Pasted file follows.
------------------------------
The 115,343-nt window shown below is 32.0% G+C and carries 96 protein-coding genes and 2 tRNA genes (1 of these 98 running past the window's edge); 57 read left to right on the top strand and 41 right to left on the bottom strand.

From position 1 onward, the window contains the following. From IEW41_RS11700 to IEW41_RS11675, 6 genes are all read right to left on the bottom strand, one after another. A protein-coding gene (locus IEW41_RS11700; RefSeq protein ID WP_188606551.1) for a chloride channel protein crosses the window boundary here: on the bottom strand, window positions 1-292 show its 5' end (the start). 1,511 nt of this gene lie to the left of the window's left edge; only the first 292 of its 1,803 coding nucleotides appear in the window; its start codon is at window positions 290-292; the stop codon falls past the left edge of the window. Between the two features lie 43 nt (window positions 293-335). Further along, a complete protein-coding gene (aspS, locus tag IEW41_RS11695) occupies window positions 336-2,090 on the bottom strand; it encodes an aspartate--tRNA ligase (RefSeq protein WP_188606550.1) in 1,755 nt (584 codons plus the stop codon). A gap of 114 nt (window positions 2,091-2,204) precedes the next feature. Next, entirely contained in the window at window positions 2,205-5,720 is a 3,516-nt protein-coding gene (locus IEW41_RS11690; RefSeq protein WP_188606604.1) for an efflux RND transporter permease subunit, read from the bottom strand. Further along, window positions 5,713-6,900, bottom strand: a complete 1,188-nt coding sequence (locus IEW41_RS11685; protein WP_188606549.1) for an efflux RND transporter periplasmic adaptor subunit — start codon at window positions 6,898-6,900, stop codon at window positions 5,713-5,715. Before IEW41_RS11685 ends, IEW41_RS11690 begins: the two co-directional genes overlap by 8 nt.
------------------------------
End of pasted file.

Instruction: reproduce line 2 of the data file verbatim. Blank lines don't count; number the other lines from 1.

From position 1 onward, the window contains the following. From IEW41_RS11700 to IEW41_RS11675, 6 genes are all read right to left on the bottom strand, one after another. A protein-coding gene (locus IEW41_RS11700; RefSeq protein ID WP_188606551.1) for a chloride channel protein crosses the window boundary here: on the bottom strand, window positions 1-292 show its 5' end (the start). 1,511 nt of this gene lie to the left of the window's left edge; only the first 292 of its 1,803 coding nucleotides appear in the window; its start codon is at window positions 290-292; the stop codon falls past the left edge of the window. Between the two features lie 43 nt (window positions 293-335). Further along, a complete protein-coding gene (aspS, locus tag IEW41_RS11695) occupies window positions 336-2,090 on the bottom strand; it encodes an aspartate--tRNA ligase (RefSeq protein WP_188606550.1) in 1,755 nt (584 codons plus the stop codon). A gap of 114 nt (window positions 2,091-2,204) precedes the next feature. Next, entirely contained in the window at window positions 2,205-5,720 is a 3,516-nt protein-coding gene (locus IEW41_RS11690; RefSeq protein WP_188606604.1) for an efflux RND transporter permease subunit, read from the bottom strand. Further along, window positions 5,713-6,900, bottom strand: a complete 1,188-nt coding sequence (locus IEW41_RS11685; protein WP_188606549.1) for an efflux RND transporter periplasmic adaptor subunit — start codon at window positions 6,898-6,900, stop codon at window positions 5,713-5,715. Before IEW41_RS11685 ends, IEW41_RS11690 begins: the two co-directional genes overlap by 8 nt.